Dish Washer Is My New Linkedin Skill


It has been almost 7 months since I came to America and for the past 7 months, I was in a state of laziness not wanting to do anything other than attending class. Part of the reason for my passiveness was that all my expenses were covered by my fellowship foundation.

The 7 month of the idle time got me to interpret the American Dream in a different way in which I connect the word Dream with just sleeping. Well after starting a job at my university kitchen I got the original definition for the term American Dream which is working hard even if it means sleepless.

The first week of my job was tough in terms of waking up early in the morning even the alarm couldn’t do what it supposed to. Instead of having an ordinary alarm I customized the alarm that tells the Black-Market exchange of Dollar in Ethiopian Birr as a motivation factor.


Joke aside here are the five important lessons I have got from working in a kitchen as a dishwasher.

  1. Respect

If I looked back 7 months ago, I have never imagined myself in a position of working in a kitchen washing dishes. I remember people mocking me for being political as well as streaming my cooking videos saying “You belong in the kitchen instead of talking politics or to be exact in the Amharic word ፖለቲካ ከምታወራ አርፈክ ወጥህን አማስል”. But these very people are a type of people who are quick to share or like had it been Marcus Samuelsson.

Almost 90% of the people who work at the cafeteria kitchens are students who aspire to become Engineer, Doctor, Psychologist and journalists and there is nothing wrong in knowing how to make a bread since what we do for a living at the end of the day comes down to providing a bread on a table.

Also, I find some pages to fill in my future autobiography saying I have done all the hard work to get to where I am today.


  1. Punctuality


I come from Ethiopia were being late is a nationally accepted norm that gradually even infect expats. Fortunately, I was a type of person who gets restless if I don’t get 10 minutes earlier for whatever appointment I may have and working at the dish room is also makes me aware of the chain reaction of timing in serving a customer order on time. Which translate to satisfaction and customer traction.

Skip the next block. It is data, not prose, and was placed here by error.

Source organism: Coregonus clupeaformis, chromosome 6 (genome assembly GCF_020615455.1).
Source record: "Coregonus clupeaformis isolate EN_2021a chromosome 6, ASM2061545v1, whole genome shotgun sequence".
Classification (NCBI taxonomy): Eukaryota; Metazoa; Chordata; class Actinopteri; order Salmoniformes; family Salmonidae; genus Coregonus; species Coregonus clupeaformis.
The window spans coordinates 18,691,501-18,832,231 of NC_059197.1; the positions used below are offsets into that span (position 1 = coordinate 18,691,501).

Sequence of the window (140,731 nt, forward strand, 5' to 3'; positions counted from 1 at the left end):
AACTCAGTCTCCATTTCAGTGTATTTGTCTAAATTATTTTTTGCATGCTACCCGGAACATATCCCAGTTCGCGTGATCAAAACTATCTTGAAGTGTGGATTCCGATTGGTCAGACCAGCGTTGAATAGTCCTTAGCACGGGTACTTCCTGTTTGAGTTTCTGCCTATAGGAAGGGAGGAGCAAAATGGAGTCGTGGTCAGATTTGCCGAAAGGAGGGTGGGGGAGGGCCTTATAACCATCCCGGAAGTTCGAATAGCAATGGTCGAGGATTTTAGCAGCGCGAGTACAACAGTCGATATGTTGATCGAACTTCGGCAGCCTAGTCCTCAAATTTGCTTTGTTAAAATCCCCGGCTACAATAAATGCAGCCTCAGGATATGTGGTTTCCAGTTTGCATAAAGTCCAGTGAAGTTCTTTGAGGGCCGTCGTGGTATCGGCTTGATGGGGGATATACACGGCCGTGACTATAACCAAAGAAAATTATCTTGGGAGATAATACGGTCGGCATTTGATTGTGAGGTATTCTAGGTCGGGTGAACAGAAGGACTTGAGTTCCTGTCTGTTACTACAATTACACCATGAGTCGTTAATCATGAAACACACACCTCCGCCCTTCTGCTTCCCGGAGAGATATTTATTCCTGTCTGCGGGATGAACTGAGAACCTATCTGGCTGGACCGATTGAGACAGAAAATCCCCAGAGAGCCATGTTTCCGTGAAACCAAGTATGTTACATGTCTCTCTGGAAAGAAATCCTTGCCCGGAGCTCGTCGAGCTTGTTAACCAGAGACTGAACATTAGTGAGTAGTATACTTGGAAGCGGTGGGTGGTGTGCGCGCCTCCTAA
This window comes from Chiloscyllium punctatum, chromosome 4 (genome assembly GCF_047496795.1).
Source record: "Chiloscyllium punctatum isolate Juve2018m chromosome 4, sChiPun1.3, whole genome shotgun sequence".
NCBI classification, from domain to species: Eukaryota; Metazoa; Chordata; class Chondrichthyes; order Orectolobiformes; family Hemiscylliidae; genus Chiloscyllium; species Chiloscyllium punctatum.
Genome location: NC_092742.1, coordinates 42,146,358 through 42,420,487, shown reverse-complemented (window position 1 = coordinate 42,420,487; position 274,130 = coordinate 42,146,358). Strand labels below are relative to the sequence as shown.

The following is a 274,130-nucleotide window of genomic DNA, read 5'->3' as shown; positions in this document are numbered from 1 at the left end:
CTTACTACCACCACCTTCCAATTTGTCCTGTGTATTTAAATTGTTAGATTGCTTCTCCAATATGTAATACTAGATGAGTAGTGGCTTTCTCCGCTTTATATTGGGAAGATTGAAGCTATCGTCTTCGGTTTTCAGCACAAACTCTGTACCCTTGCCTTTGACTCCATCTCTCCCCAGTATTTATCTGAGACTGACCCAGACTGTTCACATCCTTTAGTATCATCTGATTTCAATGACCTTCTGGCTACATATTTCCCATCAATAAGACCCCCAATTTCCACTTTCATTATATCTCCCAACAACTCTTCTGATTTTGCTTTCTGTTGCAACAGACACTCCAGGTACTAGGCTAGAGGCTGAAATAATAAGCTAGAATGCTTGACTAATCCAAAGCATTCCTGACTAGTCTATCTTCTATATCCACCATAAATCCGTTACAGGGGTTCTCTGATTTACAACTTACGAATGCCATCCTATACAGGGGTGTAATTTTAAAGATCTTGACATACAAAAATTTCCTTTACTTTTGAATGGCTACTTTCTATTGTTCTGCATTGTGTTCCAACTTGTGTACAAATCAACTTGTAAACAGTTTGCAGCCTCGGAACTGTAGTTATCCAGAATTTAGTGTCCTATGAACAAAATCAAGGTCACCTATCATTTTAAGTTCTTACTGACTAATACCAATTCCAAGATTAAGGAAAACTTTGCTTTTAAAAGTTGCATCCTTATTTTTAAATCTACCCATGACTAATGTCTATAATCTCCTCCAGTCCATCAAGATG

1. Team Work


The third thing I learned in my one week working at the kitchen is teamwork. Whenever I look lost in locating items someone just translates my wondering look and extends a hand to help. No one ridicule you or act like a senior and force you to figure it out by yourself rather they walk you through all the steps. This type of working culture needs to be tamed in Ethiopia.

4.Social Media Rehab

Yes, Social Media Rehab. I have been very addicted to social media to the extent of feeling my phone as part of my palm. The first day I start working when they told me I am not allowed to carry my phone I didn’t know how to accept it. I even start counting my fingers at work as if I got chopped. Gradually I start to normalize and what I could learn through this was my attention and focus span improved. I start to engage with real walking and talking people.


  1. The Value of Money

Finally, by working at the kitchen I understand what 8 dollars mean which is one hour of hard working, scrapping dishes, lifting items and cleaning tables. Before that, I was spending money as if I am on the cover of Forbes. Ever since I start working at the kitchen I remain sleepless especially realizing my stupid move in buying a 500-dollar bed in the first week of my arrival in the US.

In general, would you be judgmental or take me as a joke if I add washing dish as my Linkedin skill.

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